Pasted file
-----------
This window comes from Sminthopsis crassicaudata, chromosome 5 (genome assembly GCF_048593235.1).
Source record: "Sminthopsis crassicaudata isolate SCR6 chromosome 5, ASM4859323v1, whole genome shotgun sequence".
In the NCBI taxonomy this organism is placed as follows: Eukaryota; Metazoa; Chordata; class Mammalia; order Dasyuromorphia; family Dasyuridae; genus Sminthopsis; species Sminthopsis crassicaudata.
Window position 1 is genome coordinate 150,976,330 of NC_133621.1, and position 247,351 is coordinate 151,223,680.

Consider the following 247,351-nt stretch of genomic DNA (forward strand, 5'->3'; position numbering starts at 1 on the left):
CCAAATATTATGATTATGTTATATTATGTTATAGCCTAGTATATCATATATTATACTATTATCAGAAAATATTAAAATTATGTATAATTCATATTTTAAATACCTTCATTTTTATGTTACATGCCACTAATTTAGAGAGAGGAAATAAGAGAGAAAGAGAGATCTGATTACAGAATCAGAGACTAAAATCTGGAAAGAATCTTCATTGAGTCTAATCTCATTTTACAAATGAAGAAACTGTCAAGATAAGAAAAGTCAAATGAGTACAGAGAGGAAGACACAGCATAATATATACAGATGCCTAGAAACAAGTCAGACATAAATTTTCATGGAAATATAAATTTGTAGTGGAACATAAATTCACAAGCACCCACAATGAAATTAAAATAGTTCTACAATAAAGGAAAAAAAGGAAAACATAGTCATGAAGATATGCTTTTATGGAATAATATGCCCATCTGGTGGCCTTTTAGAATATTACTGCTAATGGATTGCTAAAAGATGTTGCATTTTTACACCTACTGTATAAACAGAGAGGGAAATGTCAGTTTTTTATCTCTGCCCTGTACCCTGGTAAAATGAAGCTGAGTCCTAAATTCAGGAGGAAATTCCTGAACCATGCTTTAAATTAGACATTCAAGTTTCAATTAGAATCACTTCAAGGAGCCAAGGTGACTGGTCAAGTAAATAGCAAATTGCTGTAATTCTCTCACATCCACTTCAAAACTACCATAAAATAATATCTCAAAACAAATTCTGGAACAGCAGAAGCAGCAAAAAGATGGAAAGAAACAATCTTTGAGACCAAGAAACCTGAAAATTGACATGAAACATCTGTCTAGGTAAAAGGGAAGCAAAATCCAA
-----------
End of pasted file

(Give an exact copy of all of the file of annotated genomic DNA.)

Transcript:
This window comes from Sminthopsis crassicaudata, chromosome 5 (genome assembly GCF_048593235.1).
Source record: "Sminthopsis crassicaudata isolate SCR6 chromosome 5, ASM4859323v1, whole genome shotgun sequence".
In the NCBI taxonomy this organism is placed as follows: Eukaryota; Metazoa; Chordata; class Mammalia; order Dasyuromorphia; family Dasyuridae; genus Sminthopsis; species Sminthopsis crassicaudata.
Window position 1 is genome coordinate 150,976,330 of NC_133621.1, and position 247,351 is coordinate 151,223,680.

Consider the following 247,351-nt stretch of genomic DNA (forward strand, 5'->3'; position numbering starts at 1 on the left):
CCAAATATTATGATTATGTTATATTATGTTATAGCCTAGTATATCATATATTATACTATTATCAGAAAATATTAAAATTATGTATAATTCATATTTTAAATACCTTCATTTTTATGTTACATGCCACTAATTTAGAGAGAGGAAATAAGAGAGAAAGAGAGATCTGATTACAGAATCAGAGACTAAAATCTGGAAAGAATCTTCATTGAGTCTAATCTCATTTTACAAATGAAGAAACTGTCAAGATAAGAAAAGTCAAATGAGTACAGAGAGGAAGACACAGCATAATATATACAGATGCCTAGAAACAAGTCAGACATAAATTTTCATGGAAATATAAATTTGTAGTGGAACATAAATTCACAAGCACCCACAATGAAATTAAAATAGTTCTACAATAAAGGAAAAAAAGGAAAACATAGTCATGAAGATATGCTTTTATGGAATAATATGCCCATCTGGTGGCCTTTTAGAATATTACTGCTAATGGATTGCTAAAAGATGTTGCATTTTTACACCTACTGTATAAACAGAGAGGGAAATGTCAGTTTTTTATCTCTGCCCTGTACCCTGGTAAAATGAAGCTGAGTCCTAAATTCAGGAGGAAATTCCTGAACCATGCTTTAAATTAGACATTCAAGTTTCAATTAGAATCACTTCAAGGAGCCAAGGTGACTGGTCAAGTAAATAGCAAATTGCTGTAATTCTCTCACATCCACTTCAAAACTACCATAAAATAATATCTCAAAACAAATTCTGGAACAGCAGAAGCAGCAAAAAGATGGAAAGAAACAATCTTTGAGACCAAGAAACCTGAAAATTGACATGAAACATCTGTCTAGGTAAAAGGGAAGCAAAATCCAA